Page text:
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Is Carlos Santana Evolving?

As I muddle my way through final exams, Fangraphs is my only escape, my only respite. As always, I am obsessing over Carlos Santana's early season returns and this season, the returns are very
different.

Santana to the leadoff spot has long made sense, his OBP, sneaky good base running, and power fit nicely at the top of the lineup but I did not foresee an offensive evolution of sorts.

In spring training the warning signs were there, as K%(strikeout percentage) stabilizes more quickly than almost any other statistic and Santana posted a K% of just 4%. This should have signaled to us that a hitter with already elite plate discipline was making another improvement but it slid by us.

Carlos Santana Plate Discipline




K% BB% O-Swing% Zone% Zone Contact
League Average 21.40% 8.50% 27.90% 48.50% 85.70%
Career Average 17.90% 15.60% 22.30% 43.50% 86.40%
2016 12.20% 9.80% 15.60% 48.90% 87.90%

There are so many eye-popping changes that it is hard to pick one to focus on but we will start with the surface. Santana has cut his K%  by nearly a third, improving over what was already a better than league average rate.  Even with Santana's BABIP issues, which we will get to later on, this K% cut will improve his batting average. 

The BB% decline is disconcerting, however, we quickly learn that it is not because of an increased chase rate, as Santana's chase percentage(O-Swing%) which was already elite, has been unfathomably good so far. No the BB% decline is partially due to two things: more pitches in the strike zone and an improved rate of contact in the zone. 

I know this is pretty technical stuff but I think the nuts and bolts really build on each other. Perhaps due to hitting in the leadoff spot and pitchers wanting to get ahead or any collection of factors, Santana is seeing the highest percentage of pitches in the zone in his big league career.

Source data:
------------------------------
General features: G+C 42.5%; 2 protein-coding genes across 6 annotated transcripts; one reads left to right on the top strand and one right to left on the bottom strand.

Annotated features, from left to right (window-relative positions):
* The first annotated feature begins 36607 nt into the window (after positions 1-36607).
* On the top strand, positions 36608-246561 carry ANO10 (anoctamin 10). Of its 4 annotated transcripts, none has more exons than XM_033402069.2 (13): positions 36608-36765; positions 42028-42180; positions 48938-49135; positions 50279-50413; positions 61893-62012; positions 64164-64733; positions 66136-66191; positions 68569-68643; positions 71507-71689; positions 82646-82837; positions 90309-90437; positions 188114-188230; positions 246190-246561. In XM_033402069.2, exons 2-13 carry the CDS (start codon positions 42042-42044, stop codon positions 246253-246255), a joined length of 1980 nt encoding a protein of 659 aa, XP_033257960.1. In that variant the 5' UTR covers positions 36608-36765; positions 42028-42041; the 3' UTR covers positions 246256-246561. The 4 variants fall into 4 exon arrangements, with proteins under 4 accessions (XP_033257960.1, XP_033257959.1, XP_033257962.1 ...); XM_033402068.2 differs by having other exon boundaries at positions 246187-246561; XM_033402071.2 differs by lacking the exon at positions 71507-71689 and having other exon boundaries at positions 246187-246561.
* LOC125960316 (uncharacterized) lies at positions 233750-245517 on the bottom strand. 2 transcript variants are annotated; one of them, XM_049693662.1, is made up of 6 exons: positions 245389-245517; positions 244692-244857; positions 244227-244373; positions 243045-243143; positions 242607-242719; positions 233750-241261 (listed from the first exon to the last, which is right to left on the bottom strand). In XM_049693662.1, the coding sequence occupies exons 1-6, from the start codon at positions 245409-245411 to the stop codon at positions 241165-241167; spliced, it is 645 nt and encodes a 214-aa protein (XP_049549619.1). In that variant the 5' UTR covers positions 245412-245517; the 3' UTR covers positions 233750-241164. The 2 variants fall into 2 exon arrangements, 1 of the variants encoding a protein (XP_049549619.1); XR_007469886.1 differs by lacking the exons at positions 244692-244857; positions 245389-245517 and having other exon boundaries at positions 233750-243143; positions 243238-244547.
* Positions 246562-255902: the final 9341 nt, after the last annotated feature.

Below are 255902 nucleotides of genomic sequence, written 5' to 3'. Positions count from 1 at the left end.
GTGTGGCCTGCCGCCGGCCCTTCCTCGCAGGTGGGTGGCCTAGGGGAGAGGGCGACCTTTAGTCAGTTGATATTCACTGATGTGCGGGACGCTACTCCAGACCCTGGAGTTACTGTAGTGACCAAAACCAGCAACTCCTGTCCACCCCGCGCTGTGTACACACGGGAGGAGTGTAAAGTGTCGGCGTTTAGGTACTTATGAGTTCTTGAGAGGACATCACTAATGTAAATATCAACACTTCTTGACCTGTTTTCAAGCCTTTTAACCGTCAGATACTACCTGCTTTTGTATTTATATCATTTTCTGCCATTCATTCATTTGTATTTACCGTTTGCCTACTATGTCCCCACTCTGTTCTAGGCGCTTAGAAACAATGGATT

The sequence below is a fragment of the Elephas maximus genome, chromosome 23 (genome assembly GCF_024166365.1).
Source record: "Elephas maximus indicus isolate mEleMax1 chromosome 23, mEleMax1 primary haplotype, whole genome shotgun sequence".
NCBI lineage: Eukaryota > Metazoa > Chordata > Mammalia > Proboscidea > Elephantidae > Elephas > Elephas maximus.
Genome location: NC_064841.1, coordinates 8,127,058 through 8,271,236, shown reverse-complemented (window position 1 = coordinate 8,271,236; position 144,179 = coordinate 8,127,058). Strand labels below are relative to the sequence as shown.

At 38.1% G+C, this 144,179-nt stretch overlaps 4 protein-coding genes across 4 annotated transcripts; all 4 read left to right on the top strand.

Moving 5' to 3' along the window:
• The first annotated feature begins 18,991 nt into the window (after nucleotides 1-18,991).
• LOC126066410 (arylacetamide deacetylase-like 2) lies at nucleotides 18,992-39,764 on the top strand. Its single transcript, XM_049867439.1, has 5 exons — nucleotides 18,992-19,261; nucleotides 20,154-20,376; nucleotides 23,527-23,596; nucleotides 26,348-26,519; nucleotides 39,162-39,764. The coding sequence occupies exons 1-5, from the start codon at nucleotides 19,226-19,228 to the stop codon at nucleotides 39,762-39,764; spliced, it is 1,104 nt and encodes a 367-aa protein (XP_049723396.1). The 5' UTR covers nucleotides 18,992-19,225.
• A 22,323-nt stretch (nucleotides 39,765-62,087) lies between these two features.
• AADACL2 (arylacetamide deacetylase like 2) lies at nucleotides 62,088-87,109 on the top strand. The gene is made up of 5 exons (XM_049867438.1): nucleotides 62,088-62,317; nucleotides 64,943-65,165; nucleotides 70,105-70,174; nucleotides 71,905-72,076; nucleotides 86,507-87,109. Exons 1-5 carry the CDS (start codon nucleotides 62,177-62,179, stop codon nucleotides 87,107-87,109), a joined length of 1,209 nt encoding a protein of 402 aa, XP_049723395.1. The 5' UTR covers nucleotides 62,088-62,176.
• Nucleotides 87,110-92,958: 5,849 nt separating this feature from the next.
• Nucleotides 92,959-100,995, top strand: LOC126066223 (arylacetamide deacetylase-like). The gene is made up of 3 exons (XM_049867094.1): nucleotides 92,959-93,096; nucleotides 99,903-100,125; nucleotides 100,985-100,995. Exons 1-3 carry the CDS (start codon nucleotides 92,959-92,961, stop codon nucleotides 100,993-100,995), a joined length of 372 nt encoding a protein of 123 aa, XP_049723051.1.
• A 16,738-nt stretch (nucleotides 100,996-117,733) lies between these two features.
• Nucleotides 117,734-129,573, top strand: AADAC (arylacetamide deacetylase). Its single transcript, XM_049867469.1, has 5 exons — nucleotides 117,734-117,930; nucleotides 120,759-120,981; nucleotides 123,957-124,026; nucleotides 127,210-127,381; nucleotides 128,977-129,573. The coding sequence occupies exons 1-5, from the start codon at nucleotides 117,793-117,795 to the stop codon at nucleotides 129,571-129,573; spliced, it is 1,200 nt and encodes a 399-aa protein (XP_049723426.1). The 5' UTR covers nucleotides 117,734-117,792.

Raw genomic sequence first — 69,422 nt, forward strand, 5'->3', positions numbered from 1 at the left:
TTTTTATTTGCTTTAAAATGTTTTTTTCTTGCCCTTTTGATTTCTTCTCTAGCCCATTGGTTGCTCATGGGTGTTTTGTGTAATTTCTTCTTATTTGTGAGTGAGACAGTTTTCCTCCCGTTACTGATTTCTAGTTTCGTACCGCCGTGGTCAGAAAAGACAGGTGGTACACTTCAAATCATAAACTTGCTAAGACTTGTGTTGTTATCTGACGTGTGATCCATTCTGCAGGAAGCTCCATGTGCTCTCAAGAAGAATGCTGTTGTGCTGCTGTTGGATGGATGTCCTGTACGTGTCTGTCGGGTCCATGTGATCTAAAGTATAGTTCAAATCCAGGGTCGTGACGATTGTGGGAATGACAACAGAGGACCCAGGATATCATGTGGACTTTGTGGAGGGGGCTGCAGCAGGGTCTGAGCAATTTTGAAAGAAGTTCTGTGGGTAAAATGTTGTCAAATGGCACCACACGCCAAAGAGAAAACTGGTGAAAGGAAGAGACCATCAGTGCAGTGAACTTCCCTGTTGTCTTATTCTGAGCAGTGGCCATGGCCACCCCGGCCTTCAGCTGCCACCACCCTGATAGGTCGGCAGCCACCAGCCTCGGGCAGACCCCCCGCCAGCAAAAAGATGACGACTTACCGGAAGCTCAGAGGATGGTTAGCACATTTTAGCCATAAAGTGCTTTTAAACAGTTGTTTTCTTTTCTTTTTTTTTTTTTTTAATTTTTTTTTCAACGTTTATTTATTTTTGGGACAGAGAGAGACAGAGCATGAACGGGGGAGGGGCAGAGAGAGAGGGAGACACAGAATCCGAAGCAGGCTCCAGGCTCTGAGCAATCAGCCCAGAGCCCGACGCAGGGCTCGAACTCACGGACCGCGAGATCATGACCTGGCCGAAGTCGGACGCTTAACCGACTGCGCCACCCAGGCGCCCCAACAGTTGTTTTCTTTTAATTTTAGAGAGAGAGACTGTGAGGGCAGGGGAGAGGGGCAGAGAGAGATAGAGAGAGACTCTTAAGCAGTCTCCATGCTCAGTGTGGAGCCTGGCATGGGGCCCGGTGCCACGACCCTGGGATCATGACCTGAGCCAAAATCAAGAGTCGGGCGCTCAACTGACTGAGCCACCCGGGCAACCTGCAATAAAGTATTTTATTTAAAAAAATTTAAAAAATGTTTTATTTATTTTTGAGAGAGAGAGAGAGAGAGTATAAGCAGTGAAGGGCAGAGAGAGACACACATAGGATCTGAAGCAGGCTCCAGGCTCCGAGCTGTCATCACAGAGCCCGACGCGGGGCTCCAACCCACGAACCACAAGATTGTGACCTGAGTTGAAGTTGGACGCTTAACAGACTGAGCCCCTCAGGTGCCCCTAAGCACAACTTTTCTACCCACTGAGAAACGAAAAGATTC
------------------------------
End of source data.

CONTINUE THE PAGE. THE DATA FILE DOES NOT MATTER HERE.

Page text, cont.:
Further, not only is Santana seeing a heightened Zone%, he also is making more frequent contact in the zone than throughout his career, further curbing his BB%. The decreasing walk rate comes with its concerns but it isn't because Santana is chasing more, as shown above, he is chasing less. The decreasing walk rate comes from Santana getting and hitting more strikes. 

So we have one input which affects batting average, K%, where Santana has made a large strides in the early going, are there any other potential gains?

Batted Ball Profile


Pull%  Cent % Oppo%
Career Average 53% 29.60% 17.40%
2016 42.90% 41.30% 15.90%
Santana's contact profile has also been a bit different in the early going, lets talk implications. Santana in his career hitting balls into the shift has hit .239 with a .551 OPS. The shift has been a major reason why Santana's batting average is so low as it significantly suppresses his batting average on balls in play. 

In 2016, Santana has shown a far more even dispersal between pull field and the center of the field, this more equal dispersal and 10% decrease in Pull% should help to improve his BABIP(Batting Average on Balls In Play), and in turn his batting average. A final positive input, Santana's IFFB%(popup %) has also declined significantly though it has not stabilized yet. But popups are similar to strikeouts in their conversion to outs.

Carlos Santana has changed quite a bit this season, he has made a massive gain in K%, improved his contact dispersal and his ISO as well. Obviously we are only at the end of April and the data will change but it appears Santana has evolved. The potential gains are clear, more balls in play + more dispersed contact= batting average gains. This version of Santana is very different than the past and it is quite possible that he shifts back but this data is something we should monitor moving forward.

One thing is certain, no matter which version of Santana we see, either one fits well at the top of the lineup.
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